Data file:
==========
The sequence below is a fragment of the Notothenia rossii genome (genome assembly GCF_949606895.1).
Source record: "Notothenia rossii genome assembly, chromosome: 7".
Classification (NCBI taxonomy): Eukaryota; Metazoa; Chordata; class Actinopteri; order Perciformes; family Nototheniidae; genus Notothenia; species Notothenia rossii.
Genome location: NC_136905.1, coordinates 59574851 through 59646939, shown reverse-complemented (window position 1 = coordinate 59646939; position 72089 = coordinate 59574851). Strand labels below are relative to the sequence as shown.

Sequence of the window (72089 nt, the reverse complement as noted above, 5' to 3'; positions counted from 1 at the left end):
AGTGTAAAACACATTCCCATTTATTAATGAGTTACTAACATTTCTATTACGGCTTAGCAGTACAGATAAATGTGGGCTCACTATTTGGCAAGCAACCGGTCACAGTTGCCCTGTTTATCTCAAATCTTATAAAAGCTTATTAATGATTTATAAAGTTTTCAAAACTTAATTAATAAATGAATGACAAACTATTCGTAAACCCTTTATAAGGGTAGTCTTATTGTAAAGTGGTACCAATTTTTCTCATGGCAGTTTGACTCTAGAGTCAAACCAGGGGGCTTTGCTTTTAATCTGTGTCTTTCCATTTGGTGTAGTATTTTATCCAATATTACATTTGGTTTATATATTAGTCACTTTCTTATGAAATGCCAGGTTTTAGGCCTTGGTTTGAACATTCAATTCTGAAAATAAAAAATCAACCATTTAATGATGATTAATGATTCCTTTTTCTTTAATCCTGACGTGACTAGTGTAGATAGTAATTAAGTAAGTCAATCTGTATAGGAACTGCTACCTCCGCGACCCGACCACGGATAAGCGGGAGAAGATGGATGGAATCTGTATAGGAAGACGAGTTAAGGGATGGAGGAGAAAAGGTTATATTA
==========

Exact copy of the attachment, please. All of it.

The sequence below is a fragment of the Notothenia rossii genome (genome assembly GCF_949606895.1).
Source record: "Notothenia rossii genome assembly, chromosome: 7".
Classification (NCBI taxonomy): Eukaryota; Metazoa; Chordata; class Actinopteri; order Perciformes; family Nototheniidae; genus Notothenia; species Notothenia rossii.
Genome location: NC_136905.1, coordinates 59574851 through 59646939, shown reverse-complemented (window position 1 = coordinate 59646939; position 72089 = coordinate 59574851). Strand labels below are relative to the sequence as shown.

Sequence of the window (72089 nt, the reverse complement as noted above, 5' to 3'; positions counted from 1 at the left end):
AGTGTAAAACACATTCCCATTTATTAATGAGTTACTAACATTTCTATTACGGCTTAGCAGTACAGATAAATGTGGGCTCACTATTTGGCAAGCAACCGGTCACAGTTGCCCTGTTTATCTCAAATCTTATAAAAGCTTATTAATGATTTATAAAGTTTTCAAAACTTAATTAATAAATGAATGACAAACTATTCGTAAACCCTTTATAAGGGTAGTCTTATTGTAAAGTGGTACCAATTTTTCTCATGGCAGTTTGACTCTAGAGTCAAACCAGGGGGCTTTGCTTTTAATCTGTGTCTTTCCATTTGGTGTAGTATTTTATCCAATATTACATTTGGTTTATATATTAGTCACTTTCTTATGAAATGCCAGGTTTTAGGCCTTGGTTTGAACATTCAATTCTGAAAATAAAAAATCAACCATTTAATGATGATTAATGATTCCTTTTTCTTTAATCCTGACGTGACTAGTGTAGATAGTAATTAAGTAAGTCAATCTGTATAGGAACTGCTACCTCCGCGACCCGACCACGGATAAGCGGGAGAAGATGGATGGAATCTGTATAGGAAGACGAGTTAAGGGATGGAGGAGAAAAGGTTATATTA